Reflection On A Red Chair

Zoe Fairtlough

At the dressing table in the corner of their white bedroom, she sits on her red-painted chair where countless nights she’d nursed their babies, the children grown up now with babies of their own. She sits on her chair before the mirror, takes her brooch out of its box, and pins it onto her cardigan, NEMRAC it says, a gift from Mama on that last day in Spain.

How loud the aeroplane before it landed at Gatwick that first time, was it really fifty years ago? She’d cried out at its clank and roar. ‘Just the wheels being lowered, it’s all right,’ Richard said, but it was night when they arrived, their luggage the last out, the taxi ride home interminable along the blind windings, nothing like the radiant future in her mind, and then suddenly their house was there, glowing yellow from the streetlamp.

She’d first seen this house in the photographs he’d brought her parents to reassure them about where she’d live when she married him. The taxi drove away, he opened the front door and turned on the light, and she saw that the parts of the house were the same as in the pictures, but the whole was different, smaller, disappointing somehow. She didn’t tell Richard, a little lie, ‘Estoy cansada – I’m tired,’ she said instead.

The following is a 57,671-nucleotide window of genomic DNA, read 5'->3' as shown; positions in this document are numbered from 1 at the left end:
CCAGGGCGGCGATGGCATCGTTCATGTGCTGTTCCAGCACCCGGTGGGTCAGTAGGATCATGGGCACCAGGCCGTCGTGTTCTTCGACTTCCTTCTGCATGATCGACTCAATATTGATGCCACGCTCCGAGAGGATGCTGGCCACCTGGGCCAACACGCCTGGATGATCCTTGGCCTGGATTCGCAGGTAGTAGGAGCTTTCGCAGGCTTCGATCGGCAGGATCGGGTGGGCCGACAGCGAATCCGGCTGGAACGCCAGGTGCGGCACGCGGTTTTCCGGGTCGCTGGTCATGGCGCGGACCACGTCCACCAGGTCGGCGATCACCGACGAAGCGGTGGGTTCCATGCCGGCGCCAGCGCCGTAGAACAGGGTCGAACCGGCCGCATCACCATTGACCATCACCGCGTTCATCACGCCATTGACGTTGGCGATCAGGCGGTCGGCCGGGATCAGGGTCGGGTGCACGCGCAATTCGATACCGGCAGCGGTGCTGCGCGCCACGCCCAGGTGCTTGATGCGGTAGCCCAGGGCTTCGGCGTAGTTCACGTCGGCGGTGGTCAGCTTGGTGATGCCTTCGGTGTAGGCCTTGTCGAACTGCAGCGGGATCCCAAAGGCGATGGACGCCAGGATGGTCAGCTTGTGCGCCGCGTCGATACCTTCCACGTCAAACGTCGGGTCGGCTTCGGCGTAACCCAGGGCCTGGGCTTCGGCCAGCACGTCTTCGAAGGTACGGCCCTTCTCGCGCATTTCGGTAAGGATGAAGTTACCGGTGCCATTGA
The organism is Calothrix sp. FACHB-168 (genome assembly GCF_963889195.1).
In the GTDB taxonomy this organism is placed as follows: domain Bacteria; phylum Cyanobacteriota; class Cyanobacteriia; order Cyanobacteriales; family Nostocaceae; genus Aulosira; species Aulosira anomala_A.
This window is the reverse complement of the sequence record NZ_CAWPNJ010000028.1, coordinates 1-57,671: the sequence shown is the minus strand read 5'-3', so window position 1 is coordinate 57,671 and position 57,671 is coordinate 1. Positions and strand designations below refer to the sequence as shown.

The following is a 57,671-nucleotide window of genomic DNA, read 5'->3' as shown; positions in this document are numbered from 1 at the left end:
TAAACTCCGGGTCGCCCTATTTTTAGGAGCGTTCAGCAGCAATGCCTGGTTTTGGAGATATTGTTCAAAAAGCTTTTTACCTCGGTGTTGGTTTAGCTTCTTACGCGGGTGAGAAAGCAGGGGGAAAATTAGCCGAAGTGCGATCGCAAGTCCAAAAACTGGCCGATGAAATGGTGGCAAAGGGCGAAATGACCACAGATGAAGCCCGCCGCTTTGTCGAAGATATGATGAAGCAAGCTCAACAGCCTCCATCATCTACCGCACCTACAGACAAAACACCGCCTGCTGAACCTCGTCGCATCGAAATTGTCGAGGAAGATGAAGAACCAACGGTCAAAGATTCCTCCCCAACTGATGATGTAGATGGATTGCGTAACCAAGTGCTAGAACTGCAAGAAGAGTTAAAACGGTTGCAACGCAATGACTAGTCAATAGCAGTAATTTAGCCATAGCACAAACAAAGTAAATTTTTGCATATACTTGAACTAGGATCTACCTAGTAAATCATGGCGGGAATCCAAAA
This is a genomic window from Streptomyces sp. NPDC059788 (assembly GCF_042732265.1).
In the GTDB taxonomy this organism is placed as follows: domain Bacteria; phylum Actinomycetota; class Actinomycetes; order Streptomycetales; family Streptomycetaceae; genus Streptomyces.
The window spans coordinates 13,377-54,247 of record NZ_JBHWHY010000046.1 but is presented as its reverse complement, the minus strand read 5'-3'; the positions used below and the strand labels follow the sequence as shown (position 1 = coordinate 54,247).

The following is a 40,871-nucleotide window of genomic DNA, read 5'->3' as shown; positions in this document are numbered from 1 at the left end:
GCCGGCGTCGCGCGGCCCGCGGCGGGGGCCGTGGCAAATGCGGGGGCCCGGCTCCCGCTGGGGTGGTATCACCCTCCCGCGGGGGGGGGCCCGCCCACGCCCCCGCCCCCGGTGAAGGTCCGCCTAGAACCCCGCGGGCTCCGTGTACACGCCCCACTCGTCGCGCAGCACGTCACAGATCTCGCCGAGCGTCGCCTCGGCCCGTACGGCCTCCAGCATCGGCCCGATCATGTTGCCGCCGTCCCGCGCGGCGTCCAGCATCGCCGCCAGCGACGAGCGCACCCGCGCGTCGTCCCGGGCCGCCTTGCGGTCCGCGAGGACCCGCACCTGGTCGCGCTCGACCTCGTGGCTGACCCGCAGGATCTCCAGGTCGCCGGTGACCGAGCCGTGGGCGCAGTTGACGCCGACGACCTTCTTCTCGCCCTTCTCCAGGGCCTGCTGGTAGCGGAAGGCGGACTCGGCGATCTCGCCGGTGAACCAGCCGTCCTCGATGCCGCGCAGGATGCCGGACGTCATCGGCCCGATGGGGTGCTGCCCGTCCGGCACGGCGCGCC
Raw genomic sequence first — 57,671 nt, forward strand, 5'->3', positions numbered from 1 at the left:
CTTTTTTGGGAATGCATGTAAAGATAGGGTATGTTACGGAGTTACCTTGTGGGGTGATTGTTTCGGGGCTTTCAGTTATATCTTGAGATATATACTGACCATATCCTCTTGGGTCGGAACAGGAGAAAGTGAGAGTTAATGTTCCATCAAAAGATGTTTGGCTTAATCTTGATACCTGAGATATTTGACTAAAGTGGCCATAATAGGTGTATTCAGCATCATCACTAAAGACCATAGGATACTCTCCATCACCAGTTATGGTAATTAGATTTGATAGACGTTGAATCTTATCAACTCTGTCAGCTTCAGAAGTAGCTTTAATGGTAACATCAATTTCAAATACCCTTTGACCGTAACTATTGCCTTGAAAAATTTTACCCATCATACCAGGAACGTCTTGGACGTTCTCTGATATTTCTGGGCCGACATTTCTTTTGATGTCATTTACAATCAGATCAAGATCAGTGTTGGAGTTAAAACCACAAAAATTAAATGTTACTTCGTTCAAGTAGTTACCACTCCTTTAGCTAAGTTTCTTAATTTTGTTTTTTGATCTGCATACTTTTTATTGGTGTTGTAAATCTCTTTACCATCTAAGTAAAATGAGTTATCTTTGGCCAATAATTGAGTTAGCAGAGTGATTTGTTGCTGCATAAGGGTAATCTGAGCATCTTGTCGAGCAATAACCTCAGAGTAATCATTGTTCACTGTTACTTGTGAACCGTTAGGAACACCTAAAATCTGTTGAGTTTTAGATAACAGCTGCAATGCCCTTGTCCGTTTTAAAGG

Over the years she made this their home, this little grey box with tidy green rectangles front and back, two white bedrooms upstairs with neutral carpet floors, downstairs the room for sitting and the kitchen for cooking, where linoleum pretended to be wood. The cork tiles of the bathroom, which would never be the wished-for Moorish tiles of her childhood home, are dogeared now, but she remembers new floors, new windows, and new dust for the new bride to clean in her new country.

Those first days, while Richard was at work, she unpacked boxes and found rightful places for things. He’d returned home in the afternoon and they made love under stiff white sheets. Once, he showed her where he worked, a school for boys which looked like a museum, or a hospital. So many bricks. His students touched their caps as they walked in a long line along the striped grass. In the distance a whistle shrilled. ‘A train?’ she asked Richard and he shook his head, ‘Rugby,’ another word she hadn’t known.

She’d placed the furniture where they’d agreed it should go, the red chair in the bedroom, a brightly painted and straw seated chair of the kind used by flamenco dancers and guitar players – Mama said it would remind her of home. Richard praised it, said it looked nice, but his eyes said different. Through his eyes she saw its garish painted blooms but pretended not to. In her eyes their home was perfect, and the plastic dancer in her yellow flounced dress looked so confident on the antique lowboy in the sitting room, next to her silver-framed pictures of faraway family and friends. Beyond the window, swans glided across a sky-blue pond as pink blossom twitched on the trees that hid other little grey houses. She wondered where the people were. In El Puerto de Santa María, all the people would be shouting, the church bells ringing, the sun blinding, the salt air harsh in her nostrils. It was so gentle here, her blood rippled through her like soft waves of a lake.